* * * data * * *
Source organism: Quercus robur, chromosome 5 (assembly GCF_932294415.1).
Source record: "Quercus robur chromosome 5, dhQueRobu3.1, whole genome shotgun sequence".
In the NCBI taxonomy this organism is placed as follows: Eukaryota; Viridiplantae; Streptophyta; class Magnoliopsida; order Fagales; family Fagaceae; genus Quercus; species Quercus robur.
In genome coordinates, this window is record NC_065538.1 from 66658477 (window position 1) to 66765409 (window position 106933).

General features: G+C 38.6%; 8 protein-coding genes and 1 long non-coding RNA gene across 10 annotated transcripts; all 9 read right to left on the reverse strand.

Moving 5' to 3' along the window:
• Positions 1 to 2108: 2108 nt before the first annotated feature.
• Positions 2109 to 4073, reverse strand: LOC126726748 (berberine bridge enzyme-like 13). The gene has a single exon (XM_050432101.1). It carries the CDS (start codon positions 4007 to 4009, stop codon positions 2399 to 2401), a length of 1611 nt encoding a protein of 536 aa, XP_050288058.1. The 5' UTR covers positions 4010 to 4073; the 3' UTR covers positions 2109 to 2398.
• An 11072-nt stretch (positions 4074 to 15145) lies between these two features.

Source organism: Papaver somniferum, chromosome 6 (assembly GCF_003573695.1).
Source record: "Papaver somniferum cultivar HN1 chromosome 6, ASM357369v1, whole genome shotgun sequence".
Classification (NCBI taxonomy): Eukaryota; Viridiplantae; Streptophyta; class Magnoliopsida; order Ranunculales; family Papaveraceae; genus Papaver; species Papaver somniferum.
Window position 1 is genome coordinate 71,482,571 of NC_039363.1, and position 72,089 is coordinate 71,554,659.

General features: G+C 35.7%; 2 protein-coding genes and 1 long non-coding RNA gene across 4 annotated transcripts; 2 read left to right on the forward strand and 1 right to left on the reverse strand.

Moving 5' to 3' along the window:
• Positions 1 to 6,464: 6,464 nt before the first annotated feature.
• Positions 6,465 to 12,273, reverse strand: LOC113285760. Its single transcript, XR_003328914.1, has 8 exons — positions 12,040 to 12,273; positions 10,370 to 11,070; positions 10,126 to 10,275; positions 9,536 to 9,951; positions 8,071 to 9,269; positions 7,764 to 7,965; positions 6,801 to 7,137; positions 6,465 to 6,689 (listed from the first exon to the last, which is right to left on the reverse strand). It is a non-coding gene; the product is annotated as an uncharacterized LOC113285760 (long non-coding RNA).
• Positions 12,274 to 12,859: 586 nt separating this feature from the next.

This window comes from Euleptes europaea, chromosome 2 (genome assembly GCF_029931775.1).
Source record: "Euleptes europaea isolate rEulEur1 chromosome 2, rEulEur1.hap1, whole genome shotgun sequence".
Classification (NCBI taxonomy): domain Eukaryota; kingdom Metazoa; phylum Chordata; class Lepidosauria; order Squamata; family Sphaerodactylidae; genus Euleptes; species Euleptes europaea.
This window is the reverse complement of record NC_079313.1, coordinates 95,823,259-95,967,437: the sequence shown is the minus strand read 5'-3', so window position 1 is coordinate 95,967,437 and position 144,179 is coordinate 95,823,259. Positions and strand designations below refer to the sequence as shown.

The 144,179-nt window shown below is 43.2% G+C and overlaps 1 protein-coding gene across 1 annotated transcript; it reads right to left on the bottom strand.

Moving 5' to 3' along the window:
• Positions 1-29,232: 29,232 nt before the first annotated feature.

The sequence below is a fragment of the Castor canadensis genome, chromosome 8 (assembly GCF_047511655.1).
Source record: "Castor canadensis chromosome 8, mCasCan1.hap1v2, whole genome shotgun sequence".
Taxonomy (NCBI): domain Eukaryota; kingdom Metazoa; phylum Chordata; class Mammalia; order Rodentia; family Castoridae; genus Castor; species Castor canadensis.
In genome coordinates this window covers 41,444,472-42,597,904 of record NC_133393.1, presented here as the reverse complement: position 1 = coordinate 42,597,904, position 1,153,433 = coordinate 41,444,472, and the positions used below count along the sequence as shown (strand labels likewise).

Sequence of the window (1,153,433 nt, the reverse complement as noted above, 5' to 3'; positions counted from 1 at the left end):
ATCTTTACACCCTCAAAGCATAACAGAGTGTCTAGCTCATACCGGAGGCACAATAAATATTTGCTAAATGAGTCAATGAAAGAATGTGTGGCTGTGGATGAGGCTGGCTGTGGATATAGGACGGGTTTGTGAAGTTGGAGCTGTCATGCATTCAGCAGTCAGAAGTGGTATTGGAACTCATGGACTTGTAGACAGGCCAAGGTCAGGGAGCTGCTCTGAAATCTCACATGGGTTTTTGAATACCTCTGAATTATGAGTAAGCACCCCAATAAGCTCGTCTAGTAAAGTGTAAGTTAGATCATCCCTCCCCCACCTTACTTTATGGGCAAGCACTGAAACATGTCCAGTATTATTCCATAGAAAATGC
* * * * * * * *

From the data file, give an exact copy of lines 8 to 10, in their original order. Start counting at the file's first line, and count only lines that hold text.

• Positions 2109 to 4073, reverse strand: LOC126726748 (berberine bridge enzyme-like 13). The gene has a single exon (XM_050432101.1). It carries the CDS (start codon positions 4007 to 4009, stop codon positions 2399 to 2401), a length of 1611 nt encoding a protein of 536 aa, XP_050288058.1. The 5' UTR covers positions 4010 to 4073; the 3' UTR covers positions 2109 to 2398.
• An 11072-nt stretch (positions 4074 to 15145) lies between these two features.

Source organism: Papaver somniferum, chromosome 6 (assembly GCF_003573695.1).